I’m wary of playing men not balls here, but just on Jacob Fisker, I am 100% certain he could have (and did) many of those things before he was FIRE, during, and afterwards. Obviously not all (some seem full-time endeavours) but various things. Similarly, I know lots of busy working people who have at least one or two interesting hobbies or passion projects going, too. I’d say ‘most’ for those who don’t have the time suck of kids.

I’ve the impression Jacob was that sort of person all his life. He didn’t burst out of a life of humdrum wage slavery, throw his briefcase away, and have an epiphany that made him into a poster-child, renaissance FIRE-ee.

Also FIRE, such as he achieved, was well below a material standard of living many would accept and on an income many would struggle with. And of course it didn’t last. I applaud him for pursuing his dreams, but for me it was more an interesting sabbatical, rather than what FIRE claims to do on the side of the tin as most lifestyle shoppers read it.

That brings me to an elephant in the room with all this RE business, but I’ll save that for my last contribution as I’m not getting paid by the word here.

TA readies his elephant gun

The Accumulator: Hmm, you’ve said “the vision you paint… is universally appealing,” and that I haven’t sufficiently addressed whether RE is a useful goal for most people. So I’m going to conclude this is a labelling problem and move on. If the terms ‘retirement’ and ‘work’ aren’t elastic enough for you then make up new terms and let’s talk about what’s possible.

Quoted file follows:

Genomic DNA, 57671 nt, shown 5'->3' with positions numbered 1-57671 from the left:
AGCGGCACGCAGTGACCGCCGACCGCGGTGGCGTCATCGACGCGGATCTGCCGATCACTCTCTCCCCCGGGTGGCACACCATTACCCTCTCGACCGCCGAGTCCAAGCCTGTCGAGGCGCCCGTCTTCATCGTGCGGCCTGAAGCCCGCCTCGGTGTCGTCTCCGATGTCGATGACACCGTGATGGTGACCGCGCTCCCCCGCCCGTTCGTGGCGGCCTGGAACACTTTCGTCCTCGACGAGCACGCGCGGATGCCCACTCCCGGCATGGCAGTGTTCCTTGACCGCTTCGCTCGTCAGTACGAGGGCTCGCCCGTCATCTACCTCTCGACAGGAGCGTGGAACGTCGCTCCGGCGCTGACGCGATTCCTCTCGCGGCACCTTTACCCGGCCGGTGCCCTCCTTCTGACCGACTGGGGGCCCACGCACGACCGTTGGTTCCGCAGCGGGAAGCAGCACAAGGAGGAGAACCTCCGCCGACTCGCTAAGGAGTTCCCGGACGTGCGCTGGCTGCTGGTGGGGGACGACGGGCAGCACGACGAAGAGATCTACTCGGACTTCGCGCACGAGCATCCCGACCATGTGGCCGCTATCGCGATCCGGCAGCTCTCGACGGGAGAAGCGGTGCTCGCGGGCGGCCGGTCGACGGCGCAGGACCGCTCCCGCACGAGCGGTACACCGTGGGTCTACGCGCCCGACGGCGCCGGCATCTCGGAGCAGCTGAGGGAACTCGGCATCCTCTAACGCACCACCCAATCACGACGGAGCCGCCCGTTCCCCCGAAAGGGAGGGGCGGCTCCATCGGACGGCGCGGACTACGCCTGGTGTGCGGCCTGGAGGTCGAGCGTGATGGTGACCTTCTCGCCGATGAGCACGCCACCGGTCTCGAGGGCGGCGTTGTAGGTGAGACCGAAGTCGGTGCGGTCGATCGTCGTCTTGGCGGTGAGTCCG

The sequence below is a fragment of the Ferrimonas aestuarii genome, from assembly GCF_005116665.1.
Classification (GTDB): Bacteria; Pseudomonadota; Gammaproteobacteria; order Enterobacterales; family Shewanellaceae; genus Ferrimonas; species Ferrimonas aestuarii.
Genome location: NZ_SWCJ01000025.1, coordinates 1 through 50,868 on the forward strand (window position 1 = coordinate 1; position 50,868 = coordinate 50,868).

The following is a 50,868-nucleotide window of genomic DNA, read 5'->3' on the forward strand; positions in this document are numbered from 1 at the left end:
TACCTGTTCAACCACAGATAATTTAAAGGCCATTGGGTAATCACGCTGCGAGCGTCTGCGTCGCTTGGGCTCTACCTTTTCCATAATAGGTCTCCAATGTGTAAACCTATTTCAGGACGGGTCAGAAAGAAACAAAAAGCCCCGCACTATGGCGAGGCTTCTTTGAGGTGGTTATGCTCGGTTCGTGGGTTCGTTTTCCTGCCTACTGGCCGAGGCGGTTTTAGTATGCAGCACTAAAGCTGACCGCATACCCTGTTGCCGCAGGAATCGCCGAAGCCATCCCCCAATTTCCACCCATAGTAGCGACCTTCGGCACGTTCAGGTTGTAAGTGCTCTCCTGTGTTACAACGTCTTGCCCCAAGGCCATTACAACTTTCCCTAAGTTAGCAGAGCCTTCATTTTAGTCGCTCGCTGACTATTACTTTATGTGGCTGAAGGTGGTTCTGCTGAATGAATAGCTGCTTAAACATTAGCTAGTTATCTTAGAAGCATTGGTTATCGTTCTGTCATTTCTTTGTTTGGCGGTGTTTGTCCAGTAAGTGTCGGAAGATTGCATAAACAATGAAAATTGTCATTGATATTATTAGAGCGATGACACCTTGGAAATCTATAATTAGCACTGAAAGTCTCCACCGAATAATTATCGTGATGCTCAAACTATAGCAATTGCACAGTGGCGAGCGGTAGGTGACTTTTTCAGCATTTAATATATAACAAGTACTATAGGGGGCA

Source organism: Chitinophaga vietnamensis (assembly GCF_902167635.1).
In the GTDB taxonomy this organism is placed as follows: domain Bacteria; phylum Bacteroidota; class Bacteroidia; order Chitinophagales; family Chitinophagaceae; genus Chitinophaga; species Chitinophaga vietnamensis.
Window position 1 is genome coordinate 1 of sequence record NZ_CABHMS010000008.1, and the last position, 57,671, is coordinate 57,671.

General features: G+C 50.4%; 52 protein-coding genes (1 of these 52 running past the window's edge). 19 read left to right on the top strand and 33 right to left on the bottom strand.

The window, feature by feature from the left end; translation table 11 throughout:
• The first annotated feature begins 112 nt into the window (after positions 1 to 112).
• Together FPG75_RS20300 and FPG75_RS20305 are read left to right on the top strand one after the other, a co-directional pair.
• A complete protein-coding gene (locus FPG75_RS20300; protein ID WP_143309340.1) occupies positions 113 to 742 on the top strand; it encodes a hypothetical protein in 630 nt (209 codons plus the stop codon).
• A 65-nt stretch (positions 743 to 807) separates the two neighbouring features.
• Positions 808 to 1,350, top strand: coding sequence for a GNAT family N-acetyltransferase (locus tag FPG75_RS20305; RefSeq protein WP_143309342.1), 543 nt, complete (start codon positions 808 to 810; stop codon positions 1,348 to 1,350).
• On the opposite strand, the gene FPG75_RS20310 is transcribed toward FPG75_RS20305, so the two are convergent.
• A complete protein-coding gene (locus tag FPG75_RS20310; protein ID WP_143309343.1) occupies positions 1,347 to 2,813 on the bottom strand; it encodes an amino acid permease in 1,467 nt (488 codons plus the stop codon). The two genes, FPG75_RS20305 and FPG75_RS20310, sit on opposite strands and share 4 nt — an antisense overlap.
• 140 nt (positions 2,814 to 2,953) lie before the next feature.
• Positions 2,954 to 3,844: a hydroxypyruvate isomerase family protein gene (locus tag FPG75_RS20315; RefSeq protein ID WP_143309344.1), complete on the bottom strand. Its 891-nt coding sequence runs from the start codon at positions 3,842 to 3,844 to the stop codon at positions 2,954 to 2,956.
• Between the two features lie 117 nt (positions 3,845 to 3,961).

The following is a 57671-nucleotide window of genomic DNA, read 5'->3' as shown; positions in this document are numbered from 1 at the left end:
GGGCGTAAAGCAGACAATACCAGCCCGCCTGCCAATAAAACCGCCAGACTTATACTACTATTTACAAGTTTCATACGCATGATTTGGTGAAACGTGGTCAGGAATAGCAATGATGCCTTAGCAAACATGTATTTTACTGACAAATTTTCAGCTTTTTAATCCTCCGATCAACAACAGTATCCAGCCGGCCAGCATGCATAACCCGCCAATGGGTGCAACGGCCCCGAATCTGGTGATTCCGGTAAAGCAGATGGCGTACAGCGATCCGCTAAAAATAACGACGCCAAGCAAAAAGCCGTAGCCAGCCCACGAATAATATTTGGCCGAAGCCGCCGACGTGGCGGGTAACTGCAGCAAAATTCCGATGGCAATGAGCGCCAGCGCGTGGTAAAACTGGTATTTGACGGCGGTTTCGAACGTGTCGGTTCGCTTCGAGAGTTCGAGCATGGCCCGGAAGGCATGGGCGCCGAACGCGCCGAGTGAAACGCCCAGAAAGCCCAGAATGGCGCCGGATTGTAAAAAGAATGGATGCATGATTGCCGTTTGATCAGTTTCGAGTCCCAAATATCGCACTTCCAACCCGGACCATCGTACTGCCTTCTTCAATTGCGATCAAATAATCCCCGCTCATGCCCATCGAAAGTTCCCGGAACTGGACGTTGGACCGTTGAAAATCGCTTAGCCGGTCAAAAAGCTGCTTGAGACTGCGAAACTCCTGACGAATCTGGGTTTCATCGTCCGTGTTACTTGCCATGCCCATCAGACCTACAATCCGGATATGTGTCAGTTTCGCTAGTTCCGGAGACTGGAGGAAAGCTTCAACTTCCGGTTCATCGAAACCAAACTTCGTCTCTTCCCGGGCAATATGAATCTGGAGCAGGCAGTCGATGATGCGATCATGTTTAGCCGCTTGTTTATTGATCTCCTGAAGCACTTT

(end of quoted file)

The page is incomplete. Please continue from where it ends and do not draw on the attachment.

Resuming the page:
I hear you when you say that a career change can make more sense than FIRE… that is if your problem is the type of work you do, and there’s a viable alternative career that would make you happy. I have a friend in their mid-40s, always worked as a high-flyer for big firms, too conventional for FIRE but no longer motivated by hitting her numbers. I’m convinced she’d be much happier working in the charity sector.

What if I’m in my 20s, perhaps only half a decade into my first career? I feel like I’ve made a terrible mistake with my life. A career change could be worth a go, and faster-acting than a decade-long slog to FIRE. But FIRE is reversible. It could be that a few years on the journey to FIRE, I turn a corner at work, get a promotion, a new sense of mission and control over my life. Now I have mastery and autonomy in my career. Giving it up is no longer necessary, in fact I’m glad I stuck with it, and I’m financially more secure to boot.

In my case neither sticking nor twisting is the answer. I don’t want to devote 8-10 hours, 5-6 days a week to any one thing for the rest of my life. I’ve done the dream job that loads of people would kill for. It grows old. So do you. It becomes time for a change.

Go part-time? Many careers and industries just don’t reward you for having a life. For all the ‘flexible working’ tokenism, things are going the other way. We’re expected to be available on demand. Our jobs bleed into our private lives. If you’re not on tap 24/7 then you’re sidelined, forgotten or cut. Maximising human wellbeing isn’t the goal for most of the economy.